Tiny Times 1.0 is based on the popular young adult book series written by the ever polarizing Guo Jingming, a diminutive and expensively-dressed author who’s not only one of the richest young writers in the Mainland, but has the fucking temerity to direct his own fucking book into movie format, and let me tell you, this man is already raking in the big bucks. Despite widespread public polarization about its underlying themes (because you know, Chinese folk ain’t STUPID), Tiny Times 1.0 was a Chinese box office hit thanks in no small part to the author’s rabid book-toting fanbase (one that has overlooked his past incidences of plagirism to boot). Therefore, if the audience is there, why not bank on even more money with a goddamned movie, right? And what better person is there to direct the movie than the brains behind the books right? Good decision right?
Wrong goddammit. Wrong, wrong, WRONG, but we’ll get to that later.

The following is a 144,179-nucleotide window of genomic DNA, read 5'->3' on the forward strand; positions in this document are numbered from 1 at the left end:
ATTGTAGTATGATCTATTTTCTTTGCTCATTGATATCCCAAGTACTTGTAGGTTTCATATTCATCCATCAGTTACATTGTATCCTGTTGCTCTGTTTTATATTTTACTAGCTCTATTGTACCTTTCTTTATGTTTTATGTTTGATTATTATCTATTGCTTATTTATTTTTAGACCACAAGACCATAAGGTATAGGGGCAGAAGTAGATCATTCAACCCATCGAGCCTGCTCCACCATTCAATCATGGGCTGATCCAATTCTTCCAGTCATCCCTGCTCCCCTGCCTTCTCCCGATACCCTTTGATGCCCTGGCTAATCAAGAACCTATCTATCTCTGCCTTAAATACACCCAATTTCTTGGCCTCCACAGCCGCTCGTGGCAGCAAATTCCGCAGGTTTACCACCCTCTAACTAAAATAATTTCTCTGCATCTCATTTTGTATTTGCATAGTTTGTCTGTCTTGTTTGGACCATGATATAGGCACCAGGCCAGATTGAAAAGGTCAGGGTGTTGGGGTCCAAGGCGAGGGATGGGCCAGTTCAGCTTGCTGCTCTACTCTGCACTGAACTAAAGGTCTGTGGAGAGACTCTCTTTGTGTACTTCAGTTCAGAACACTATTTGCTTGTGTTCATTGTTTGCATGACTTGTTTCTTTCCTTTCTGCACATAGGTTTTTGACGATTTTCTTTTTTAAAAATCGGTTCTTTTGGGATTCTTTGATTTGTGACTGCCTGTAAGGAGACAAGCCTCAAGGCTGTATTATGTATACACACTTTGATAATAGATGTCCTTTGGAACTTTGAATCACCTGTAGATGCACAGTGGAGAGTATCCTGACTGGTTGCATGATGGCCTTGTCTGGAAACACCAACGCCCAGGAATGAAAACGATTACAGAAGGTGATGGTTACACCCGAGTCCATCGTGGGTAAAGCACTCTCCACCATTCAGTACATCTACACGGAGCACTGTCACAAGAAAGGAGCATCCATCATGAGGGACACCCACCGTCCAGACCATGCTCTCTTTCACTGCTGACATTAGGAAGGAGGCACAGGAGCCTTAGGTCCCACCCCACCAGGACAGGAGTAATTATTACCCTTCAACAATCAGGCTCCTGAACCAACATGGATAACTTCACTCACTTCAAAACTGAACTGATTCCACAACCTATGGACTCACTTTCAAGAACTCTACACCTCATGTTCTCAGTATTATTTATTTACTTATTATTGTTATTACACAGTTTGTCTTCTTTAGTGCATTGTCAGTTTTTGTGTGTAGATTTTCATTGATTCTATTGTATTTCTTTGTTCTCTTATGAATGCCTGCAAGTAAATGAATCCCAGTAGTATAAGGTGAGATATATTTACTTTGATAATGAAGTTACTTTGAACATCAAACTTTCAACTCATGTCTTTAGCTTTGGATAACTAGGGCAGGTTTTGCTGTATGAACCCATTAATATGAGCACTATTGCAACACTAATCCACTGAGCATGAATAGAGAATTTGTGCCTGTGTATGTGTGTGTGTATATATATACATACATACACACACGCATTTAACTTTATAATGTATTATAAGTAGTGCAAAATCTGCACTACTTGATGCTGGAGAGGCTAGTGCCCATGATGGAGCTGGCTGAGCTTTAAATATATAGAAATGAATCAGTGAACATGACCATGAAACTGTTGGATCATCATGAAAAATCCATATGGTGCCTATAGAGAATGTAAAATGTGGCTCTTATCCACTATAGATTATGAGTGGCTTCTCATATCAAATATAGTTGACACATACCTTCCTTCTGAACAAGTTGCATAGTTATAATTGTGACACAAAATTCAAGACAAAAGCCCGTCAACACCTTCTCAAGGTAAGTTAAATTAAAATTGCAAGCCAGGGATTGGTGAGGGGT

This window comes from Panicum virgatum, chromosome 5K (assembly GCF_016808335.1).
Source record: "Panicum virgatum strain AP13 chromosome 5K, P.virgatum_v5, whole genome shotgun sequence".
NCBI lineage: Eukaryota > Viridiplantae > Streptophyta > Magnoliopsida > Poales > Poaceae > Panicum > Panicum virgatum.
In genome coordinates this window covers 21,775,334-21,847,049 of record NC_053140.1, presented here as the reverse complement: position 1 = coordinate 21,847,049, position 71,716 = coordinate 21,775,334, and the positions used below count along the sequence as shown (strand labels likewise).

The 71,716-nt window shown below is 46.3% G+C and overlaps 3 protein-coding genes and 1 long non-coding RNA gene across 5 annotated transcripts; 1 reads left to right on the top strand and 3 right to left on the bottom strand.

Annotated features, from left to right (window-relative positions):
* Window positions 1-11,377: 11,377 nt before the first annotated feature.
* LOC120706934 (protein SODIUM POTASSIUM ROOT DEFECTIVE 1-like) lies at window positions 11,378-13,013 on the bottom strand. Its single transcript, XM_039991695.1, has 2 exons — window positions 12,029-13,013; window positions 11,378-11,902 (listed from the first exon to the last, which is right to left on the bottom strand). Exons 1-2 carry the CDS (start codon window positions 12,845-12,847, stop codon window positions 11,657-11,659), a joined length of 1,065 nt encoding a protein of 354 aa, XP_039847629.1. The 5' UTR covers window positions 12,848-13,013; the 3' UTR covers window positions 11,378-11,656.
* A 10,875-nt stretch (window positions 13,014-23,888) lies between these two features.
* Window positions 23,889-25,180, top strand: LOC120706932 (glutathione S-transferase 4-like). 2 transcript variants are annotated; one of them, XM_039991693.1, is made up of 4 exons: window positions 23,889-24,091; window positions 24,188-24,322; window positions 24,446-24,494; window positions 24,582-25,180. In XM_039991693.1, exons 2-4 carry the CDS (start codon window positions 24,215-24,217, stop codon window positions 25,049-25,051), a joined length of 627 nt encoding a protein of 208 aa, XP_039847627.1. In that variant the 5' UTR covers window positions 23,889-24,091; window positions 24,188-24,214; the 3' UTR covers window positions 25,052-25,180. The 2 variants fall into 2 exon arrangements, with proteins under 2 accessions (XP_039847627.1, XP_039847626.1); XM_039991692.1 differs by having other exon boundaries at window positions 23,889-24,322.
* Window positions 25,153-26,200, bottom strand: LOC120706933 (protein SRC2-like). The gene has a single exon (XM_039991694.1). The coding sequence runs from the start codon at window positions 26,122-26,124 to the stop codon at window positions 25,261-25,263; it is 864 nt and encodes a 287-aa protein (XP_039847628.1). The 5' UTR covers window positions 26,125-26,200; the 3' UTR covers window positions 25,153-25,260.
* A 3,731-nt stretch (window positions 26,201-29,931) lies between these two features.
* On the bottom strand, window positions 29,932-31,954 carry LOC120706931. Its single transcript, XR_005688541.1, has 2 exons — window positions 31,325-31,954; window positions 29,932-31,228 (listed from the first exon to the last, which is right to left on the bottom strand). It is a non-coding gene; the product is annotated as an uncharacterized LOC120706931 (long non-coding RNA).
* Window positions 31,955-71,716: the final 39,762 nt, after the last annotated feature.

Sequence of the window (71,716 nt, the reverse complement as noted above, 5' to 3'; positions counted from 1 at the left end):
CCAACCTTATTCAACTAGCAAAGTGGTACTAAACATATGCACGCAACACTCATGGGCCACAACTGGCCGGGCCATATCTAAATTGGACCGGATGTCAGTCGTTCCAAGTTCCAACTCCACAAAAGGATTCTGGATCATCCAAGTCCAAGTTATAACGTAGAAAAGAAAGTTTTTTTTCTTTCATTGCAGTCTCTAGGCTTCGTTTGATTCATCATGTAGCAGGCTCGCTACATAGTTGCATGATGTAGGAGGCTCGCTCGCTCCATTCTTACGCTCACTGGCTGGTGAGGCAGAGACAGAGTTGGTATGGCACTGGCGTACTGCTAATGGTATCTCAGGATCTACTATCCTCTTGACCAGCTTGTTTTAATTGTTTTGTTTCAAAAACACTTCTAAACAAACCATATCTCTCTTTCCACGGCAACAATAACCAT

Like the U.S., China is also experiencing the decline of popular culture / civilization due in part to the buying power of all of these young assholes who were born in the 90s who have no idea what class, humility and good taste are, but are ready to give anything to get everything thanks to them being brought up in spoiled homes while tasting instant gratification from the internet. And despite whether they’re rich kids looking for anything that’s branded with Gucci-Armani-Aldo, or American Libertarian Otaku who moan about everything from the size of Moe eyes to why poor folk don’t deserve welfare, the trend is the same across the page: I want it now, I say what I want now, and I don’t give a fuck about the consequences. Unfortunately for these chumps, what you want says a lot about who you are, and for all of you who’ve lovingly watched Tiny Times 1.0 like neutered buffaloes with venerial disease, you’re all morons. That’s not to say that 90s kids around the world are all like that. Hell, that’s far from it, but these chumps have put their money where their mouth is, and unfortunately, what we hear is what he learn from Guo Jingming.